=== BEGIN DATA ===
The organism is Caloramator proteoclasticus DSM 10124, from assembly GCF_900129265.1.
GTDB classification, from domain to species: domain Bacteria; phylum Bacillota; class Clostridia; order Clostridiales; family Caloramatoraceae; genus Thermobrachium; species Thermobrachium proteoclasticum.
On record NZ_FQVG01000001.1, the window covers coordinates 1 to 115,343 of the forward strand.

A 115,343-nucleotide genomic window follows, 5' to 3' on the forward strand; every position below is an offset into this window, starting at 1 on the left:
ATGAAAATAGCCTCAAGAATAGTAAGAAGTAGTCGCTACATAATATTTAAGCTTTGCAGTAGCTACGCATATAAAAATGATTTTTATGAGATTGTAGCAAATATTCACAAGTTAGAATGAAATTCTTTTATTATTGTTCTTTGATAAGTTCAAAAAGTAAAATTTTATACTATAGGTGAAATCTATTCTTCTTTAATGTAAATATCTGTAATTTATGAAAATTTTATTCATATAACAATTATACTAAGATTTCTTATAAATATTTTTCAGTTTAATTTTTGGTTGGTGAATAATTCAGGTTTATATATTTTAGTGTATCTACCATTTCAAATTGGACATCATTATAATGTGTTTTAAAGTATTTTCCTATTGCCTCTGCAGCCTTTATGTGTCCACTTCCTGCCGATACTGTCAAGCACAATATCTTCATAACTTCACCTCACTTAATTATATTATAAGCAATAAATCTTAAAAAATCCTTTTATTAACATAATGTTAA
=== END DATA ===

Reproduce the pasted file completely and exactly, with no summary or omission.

The organism is Caloramator proteoclasticus DSM 10124, from assembly GCF_900129265.1.
GTDB classification, from domain to species: domain Bacteria; phylum Bacillota; class Clostridia; order Clostridiales; family Caloramatoraceae; genus Thermobrachium; species Thermobrachium proteoclasticum.
On record NZ_FQVG01000001.1, the window covers coordinates 1 to 115,343 of the forward strand.

A 115,343-nucleotide genomic window follows, 5' to 3' on the forward strand; every position below is an offset into this window, starting at 1 on the left:
ATGAAAATAGCCTCAAGAATAGTAAGAAGTAGTCGCTACATAATATTTAAGCTTTGCAGTAGCTACGCATATAAAAATGATTTTTATGAGATTGTAGCAAATATTCACAAGTTAGAATGAAATTCTTTTATTATTGTTCTTTGATAAGTTCAAAAAGTAAAATTTTATACTATAGGTGAAATCTATTCTTCTTTAATGTAAATATCTGTAATTTATGAAAATTTTATTCATATAACAATTATACTAAGATTTCTTATAAATATTTTTCAGTTTAATTTTTGGTTGGTGAATAATTCAGGTTTATATATTTTAGTGTATCTACCATTTCAAATTGGACATCATTATAATGTGTTTTAAAGTATTTTCCTATTGCCTCTGCAGCCTTTATGTGTCCACTTCCTGCCGATACTGTCAAGCACAATATCTTCATAACTTCACCTCACTTAATTATATTATAAGCAATAAATCTTAAAAAATCCTTTTATTAACATAATGTTAA